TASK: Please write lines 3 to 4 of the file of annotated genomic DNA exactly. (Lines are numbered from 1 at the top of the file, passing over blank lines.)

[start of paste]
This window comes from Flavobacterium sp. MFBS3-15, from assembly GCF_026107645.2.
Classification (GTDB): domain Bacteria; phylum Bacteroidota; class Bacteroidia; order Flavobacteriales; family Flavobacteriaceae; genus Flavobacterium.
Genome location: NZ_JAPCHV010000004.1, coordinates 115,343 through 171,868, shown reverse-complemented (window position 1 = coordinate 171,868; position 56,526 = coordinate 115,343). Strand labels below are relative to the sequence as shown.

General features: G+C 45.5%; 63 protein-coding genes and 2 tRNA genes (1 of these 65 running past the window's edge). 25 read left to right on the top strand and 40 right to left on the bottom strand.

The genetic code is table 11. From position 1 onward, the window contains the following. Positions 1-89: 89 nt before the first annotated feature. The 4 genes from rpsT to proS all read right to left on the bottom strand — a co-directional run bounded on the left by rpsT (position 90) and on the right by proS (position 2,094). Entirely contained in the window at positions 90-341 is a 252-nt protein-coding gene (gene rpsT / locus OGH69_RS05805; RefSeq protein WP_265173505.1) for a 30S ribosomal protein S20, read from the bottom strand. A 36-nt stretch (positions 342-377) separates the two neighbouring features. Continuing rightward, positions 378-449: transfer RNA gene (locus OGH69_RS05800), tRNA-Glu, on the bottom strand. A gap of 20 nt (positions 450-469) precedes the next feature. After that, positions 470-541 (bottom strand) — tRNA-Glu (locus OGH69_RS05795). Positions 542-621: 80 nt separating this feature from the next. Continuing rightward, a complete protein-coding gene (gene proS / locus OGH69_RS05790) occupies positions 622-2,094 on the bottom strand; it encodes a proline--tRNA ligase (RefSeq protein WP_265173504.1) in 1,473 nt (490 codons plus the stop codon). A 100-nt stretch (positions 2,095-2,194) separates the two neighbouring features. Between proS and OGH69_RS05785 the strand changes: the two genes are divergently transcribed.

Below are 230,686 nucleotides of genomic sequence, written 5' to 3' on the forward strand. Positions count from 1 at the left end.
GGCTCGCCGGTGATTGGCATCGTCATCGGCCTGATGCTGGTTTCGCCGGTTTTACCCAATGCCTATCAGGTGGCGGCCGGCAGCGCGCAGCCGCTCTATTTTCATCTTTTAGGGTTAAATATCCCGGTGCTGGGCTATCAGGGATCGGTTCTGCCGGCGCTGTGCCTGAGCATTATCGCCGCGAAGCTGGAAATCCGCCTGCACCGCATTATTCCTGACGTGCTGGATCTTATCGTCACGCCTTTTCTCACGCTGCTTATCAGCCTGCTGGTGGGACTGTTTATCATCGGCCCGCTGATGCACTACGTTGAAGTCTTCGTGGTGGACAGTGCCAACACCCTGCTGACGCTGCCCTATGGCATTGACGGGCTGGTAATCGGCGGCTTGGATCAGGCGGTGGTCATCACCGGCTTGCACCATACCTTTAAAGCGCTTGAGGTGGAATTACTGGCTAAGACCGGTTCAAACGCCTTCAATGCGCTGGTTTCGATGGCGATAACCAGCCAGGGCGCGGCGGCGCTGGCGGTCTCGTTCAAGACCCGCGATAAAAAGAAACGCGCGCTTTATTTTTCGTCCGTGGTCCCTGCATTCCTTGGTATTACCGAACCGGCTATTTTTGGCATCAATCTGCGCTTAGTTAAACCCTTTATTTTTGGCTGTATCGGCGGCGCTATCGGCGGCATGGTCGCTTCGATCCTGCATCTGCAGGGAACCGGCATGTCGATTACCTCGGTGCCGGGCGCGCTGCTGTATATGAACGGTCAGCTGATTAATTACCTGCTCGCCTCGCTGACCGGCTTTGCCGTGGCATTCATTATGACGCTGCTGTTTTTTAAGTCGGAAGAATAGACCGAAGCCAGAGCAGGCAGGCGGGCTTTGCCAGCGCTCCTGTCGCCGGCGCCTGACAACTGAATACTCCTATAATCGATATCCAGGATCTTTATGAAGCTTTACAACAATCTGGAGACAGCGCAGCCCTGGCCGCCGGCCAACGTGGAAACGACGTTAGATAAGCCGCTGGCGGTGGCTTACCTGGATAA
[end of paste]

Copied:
Genome location: NZ_JAPCHV010000004.1, coordinates 115,343 through 171,868, shown reverse-complemented (window position 1 = coordinate 171,868; position 56,526 = coordinate 115,343). Strand labels below are relative to the sequence as shown.

General features: G+C 45.5%; 63 protein-coding genes and 2 tRNA genes (1 of these 65 running past the window's edge). 25 read left to right on the top strand and 40 right to left on the bottom strand.